Academic Activities & Resources

Academic Resources and Activities

  • Language Programs in Yiddish and Modern Hebrew: Harvard undergraduates, graduate students and visiting scholars may enroll in a full array of language courses in modern Hebrew and Yiddish languages. Undergraduate students may take these classes to meet their undergraduate language requirements and gain language citations.
    • Modern Hebrew Language at Harvard (Coming soon)
    • Yiddish Language at Harvard (Coming soon)
  • The Center for Jewish Studies supports the Jewish Studies Reading Room in 745 Widener as a study and socializing place for students and Harvard affiliates working in any area of Jewish studies. The Department of Near Eastern Languages and Civilizations administers this room. The Reading Room contains a small library of basic works in Jewish studies in multiple disciplines and periods. For access to the Jewish Studies Reading Room please contact the
  • The Harvard Judaica Collection is the leading university Judaica Collection in the world and is the largest collection of materials published in or related to the State of Israel next to the National Library of Israel. Harvard’s Judaica Collection includes some 900,000 books, pamphlets and periodicals in a variety of formats including print, microform, sound recordings, and video recordings from some 70 countries and in over 50 languages. Some 500,000 titles in the Judaica Collection are in Hebrew, making Hebrew the 8th largest collection by language in the Harvard Library. The Collection also includes 5.3 million digital photographs and 400,000 digitized ephemera (posters and broadsides) dealing with Jewish history and culture in Israel and throughout the world—all available online.  The Judaica Collection provides access to many electronic databases as well as to thousands of e-books in Jewish studies. The Judaica Division’s operation is made possible in its entirety by some 450 Judaica Library endowments provided by alumni and friends of Harvard.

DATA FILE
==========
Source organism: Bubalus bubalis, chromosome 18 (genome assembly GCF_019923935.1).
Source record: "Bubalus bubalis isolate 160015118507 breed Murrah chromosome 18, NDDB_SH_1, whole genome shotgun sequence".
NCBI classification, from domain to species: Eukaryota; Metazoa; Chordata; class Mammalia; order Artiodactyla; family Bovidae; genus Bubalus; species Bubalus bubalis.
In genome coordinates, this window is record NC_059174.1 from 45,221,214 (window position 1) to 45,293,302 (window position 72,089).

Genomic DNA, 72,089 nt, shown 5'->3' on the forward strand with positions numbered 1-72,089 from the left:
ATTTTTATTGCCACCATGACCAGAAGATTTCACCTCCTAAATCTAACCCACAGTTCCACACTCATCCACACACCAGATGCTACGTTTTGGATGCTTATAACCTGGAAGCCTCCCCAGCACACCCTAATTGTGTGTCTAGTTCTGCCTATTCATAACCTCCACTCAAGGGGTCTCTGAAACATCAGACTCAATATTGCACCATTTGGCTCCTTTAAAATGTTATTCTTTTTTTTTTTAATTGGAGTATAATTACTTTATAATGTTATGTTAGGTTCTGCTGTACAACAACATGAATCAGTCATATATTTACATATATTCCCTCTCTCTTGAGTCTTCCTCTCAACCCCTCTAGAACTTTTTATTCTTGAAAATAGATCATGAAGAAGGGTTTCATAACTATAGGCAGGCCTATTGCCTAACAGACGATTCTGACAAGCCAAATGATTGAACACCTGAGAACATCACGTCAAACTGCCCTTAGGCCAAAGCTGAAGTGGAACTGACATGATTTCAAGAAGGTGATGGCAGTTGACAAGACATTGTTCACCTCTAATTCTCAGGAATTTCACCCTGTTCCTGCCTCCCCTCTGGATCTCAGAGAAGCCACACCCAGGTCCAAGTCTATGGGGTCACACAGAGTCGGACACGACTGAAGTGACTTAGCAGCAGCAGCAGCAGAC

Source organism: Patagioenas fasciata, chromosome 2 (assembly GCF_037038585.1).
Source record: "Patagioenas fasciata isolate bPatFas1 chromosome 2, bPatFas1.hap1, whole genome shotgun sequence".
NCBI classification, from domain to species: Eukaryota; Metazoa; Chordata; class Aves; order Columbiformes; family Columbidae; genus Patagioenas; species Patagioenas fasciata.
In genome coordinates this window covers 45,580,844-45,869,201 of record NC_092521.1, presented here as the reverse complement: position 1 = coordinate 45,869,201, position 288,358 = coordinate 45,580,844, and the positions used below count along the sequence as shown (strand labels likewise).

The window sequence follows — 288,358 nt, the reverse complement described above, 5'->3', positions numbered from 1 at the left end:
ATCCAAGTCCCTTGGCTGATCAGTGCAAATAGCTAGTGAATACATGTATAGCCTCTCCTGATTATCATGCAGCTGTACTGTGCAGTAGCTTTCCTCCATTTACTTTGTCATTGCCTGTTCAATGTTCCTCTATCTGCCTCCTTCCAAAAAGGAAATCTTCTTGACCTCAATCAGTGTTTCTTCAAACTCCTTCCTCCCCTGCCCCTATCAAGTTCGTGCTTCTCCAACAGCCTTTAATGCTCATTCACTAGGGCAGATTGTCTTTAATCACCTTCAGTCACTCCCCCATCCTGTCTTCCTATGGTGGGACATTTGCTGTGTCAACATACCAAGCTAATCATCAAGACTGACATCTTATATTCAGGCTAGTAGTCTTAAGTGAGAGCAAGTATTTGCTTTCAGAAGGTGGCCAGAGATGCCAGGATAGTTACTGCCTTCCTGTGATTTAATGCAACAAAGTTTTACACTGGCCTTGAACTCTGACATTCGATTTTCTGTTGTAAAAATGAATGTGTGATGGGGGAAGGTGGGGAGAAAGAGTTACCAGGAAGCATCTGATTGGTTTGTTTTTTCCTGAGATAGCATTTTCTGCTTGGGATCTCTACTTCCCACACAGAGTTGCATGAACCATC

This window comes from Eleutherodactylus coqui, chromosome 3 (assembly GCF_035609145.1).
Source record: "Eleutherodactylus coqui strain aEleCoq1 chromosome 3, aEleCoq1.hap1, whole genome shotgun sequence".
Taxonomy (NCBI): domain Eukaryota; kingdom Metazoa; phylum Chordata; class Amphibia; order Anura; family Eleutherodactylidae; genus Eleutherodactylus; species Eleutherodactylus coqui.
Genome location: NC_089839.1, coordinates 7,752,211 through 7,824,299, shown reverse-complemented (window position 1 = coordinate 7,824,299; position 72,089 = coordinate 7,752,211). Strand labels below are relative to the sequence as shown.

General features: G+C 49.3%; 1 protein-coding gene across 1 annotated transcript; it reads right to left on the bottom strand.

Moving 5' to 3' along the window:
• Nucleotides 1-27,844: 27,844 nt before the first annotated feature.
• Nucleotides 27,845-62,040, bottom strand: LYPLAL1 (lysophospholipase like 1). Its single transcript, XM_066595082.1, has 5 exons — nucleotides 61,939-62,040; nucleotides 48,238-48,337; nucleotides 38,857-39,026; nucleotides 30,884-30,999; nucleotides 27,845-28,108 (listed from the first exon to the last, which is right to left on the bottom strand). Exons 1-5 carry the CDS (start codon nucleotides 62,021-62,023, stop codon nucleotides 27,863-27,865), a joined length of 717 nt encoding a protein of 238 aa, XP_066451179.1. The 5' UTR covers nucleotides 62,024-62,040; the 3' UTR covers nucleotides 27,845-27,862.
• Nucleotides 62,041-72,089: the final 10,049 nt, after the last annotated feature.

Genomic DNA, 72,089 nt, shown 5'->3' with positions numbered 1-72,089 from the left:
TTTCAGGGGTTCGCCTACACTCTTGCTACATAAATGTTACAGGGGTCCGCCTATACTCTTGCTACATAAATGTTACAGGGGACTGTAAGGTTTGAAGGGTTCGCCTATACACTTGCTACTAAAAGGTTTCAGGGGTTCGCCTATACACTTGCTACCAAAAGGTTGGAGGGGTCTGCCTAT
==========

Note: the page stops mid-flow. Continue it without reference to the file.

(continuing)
• The origins of the Harvard Judaica Collection date back to the very beginnings of Harvard’s Library in 1638 which included a number of Judaica books. That original collection was considerably augmented in the late 1920s with the acquisition of several collections primarily of Hebraica by Littauer Professor Harry A. Wolfson. The systematic development of the Judaica Collection, however, began in 1962 with the establishment by the Library of a unit—now called the Judaica Division—dedicated to building a collection of Judaica as a research resource for Harvard faculty and students and the international scholarly community. Since 1962 the Division has been collecting comprehensively Judaica from all over the world with special focus on materials produced in Israel—effectively implementing Professor Wolfson’s advice of 1932 that a great university library “…should acquire every book that may be helpful to the scholar in his researches or the presence of which may be stimulative to new researches….”
    • Information on the Judaica Collection may be found:
      • In over 100 Judaica Division publications that are available online that deal with various aspects of the collection
      • Information about the Judaica Collection on the Library’s website